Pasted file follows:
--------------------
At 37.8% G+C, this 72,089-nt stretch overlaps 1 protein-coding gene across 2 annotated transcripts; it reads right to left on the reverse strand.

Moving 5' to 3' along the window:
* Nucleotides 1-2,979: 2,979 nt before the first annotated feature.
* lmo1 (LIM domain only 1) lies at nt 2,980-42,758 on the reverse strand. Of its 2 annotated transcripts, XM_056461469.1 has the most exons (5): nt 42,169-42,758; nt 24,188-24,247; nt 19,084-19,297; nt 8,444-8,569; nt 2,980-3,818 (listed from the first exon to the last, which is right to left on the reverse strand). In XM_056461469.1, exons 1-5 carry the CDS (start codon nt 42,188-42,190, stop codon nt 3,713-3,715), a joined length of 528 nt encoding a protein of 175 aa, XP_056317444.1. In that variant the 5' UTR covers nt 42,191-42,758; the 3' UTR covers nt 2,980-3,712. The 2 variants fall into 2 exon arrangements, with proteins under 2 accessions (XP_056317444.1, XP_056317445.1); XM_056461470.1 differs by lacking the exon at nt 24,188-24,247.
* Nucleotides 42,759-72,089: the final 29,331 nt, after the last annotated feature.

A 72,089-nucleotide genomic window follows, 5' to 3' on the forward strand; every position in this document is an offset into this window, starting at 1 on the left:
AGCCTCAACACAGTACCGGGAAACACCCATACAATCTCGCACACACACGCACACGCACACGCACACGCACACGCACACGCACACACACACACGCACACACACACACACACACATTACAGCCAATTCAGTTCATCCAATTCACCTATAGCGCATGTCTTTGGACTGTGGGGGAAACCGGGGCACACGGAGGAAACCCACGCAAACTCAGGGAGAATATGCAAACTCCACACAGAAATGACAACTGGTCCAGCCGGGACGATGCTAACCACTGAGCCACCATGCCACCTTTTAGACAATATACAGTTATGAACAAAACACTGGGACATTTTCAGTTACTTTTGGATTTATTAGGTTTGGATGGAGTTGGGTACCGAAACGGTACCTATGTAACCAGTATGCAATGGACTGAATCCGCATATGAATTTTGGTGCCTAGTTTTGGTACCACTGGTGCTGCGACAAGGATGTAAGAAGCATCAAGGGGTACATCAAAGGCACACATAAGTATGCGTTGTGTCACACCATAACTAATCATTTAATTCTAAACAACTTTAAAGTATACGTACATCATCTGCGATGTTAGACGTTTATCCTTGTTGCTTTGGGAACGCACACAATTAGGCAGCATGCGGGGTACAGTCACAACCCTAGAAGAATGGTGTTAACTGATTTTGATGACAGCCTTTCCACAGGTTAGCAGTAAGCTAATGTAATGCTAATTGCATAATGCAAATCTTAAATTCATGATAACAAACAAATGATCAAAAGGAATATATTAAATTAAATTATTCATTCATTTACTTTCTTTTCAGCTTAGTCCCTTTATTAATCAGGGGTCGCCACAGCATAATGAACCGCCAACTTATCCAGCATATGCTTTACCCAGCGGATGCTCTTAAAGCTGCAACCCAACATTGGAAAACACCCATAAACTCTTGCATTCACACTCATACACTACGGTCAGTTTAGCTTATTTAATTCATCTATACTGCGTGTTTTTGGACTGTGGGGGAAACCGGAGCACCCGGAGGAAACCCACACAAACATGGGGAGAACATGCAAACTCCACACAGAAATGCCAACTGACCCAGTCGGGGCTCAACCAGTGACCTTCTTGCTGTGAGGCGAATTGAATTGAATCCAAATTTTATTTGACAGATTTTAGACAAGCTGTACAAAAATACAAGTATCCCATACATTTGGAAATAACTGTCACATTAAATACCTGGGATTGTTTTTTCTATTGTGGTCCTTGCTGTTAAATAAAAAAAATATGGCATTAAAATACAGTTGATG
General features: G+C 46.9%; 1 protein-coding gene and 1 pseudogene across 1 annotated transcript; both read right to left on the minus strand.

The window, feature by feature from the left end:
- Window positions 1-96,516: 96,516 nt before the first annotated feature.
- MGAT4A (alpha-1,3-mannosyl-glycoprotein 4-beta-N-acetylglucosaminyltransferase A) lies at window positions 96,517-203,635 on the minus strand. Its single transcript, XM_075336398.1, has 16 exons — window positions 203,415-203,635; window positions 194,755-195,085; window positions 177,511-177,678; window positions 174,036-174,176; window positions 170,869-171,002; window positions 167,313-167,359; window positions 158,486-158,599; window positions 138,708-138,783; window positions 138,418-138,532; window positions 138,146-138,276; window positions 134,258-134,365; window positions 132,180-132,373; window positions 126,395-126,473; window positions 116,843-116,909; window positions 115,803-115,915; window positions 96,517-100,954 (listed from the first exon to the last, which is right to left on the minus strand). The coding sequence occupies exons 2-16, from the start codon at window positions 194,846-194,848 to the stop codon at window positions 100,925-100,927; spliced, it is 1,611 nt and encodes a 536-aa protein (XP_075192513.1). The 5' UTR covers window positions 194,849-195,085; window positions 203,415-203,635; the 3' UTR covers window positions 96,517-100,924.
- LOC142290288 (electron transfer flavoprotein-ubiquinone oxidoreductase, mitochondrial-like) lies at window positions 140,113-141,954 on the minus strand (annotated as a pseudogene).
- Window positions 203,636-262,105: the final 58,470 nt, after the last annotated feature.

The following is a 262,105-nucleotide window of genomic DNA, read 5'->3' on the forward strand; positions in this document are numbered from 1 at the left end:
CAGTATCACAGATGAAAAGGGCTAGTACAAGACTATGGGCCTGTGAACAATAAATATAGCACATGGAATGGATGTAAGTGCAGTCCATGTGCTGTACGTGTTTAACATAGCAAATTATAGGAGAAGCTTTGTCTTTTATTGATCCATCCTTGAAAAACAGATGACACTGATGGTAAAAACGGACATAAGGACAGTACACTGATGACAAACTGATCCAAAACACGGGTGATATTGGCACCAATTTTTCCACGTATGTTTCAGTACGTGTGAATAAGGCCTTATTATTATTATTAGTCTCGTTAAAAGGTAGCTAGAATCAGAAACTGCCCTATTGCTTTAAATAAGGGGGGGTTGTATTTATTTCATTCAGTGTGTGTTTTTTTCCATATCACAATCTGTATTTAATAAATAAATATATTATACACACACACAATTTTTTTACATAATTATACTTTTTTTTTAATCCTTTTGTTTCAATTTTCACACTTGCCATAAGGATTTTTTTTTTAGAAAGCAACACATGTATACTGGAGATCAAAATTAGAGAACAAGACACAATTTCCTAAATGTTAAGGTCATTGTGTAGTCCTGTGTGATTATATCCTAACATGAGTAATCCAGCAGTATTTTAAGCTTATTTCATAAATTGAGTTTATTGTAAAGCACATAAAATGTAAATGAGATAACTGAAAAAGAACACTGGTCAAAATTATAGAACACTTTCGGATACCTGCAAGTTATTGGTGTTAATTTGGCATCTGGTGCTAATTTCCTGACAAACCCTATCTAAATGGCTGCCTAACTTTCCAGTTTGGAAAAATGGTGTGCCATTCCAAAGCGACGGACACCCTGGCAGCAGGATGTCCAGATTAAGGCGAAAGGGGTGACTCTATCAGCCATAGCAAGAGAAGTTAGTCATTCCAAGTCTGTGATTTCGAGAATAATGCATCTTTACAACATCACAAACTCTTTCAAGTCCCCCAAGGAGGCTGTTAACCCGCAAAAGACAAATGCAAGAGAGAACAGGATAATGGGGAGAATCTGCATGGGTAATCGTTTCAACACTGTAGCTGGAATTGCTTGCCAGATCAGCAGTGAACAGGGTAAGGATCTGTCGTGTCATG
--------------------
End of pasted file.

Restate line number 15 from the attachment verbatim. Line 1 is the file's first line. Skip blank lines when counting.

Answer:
CAGTATCACAGATGAAAAGGGCTAGTACAAGACTATGGGCCTGTGAACAATAAATATAGCACATGGAATGGATGTAAGTGCAGTCCATGTGCTGTACGTGTTTAACATAGCAAATTATAGGAGAAGCTTTGTCTTTTATTGATCCATCCTTGAAAAACAGATGACACTGATGGTAAAAACGGACATAAGGACAGTACACTGATGACAAACTGATCCAAAACACGGGTGATATTGGCACCAATTTTTCCACGTATGTTTCAGTACGTGTGAATAAGGCCTTATTATTATTATTAGTCTCGTTAAAAGGTAGCTAGAATCAGAAACTGCCCTATTGCTTTAAATAAGGGGGGGTTGTATTTATTTCATTCAGTGTGTGTTTTTTTCCATATCACAATCTGTATTTAATAAATAAATATATTATACACACACACAATTTTTTTACATAATTATACTTTTTTTTTAATCCTTTTGTTTCAATTTTCACACTTGCCATAAGGATTTTTTTTTTAGAAAGCAACACATGTATACTGGAGATCAAAATTAGAGAACAAGACACAATTTCCTAAATGTTAAGGTCATTGTGTAGTCCTGTGTGATTATATCCTAACATGAGTAATCCAGCAGTATTTTAAGCTTATTTCATAAATTGAGTTTATTGTAAAGCACATAAAATGTAAATGAGATAACTGAAAAAGAACACTGGTCAAAATTATAGAACACTTTCGGATACCTGCAAGTTATTGGTGTTAATTTGGCATCTGGTGCTAATTTCCTGACAAACCCTATCTAAATGGCTGCCTAACTTTCCAGTTTGGAAAAATGGTGTGCCATTCCAAAGCGACGGACACCCTGGCAGCAGGATGTCCAGATTAAGGCGAAAGGGGTGACTCTATCAGCCATAGCAAGAGAAGTTAGTCATTCCAAGTCTGTGATTTCGAGAATAATGCATCTTTACAACATCACAAACTCTTTCAAGTCCCCCAAGGAGGCTGTTAACCCGCAAAAGACAAATGCAAGAGAGAACAGGATAATGGGGAGAATCTGCATGGGTAATCGTTTCAACACTGTAGCTGGAATTGCTTGCCAGATCAGCAGTGAACAGGGTAAGGATCTGTCGTGTCATG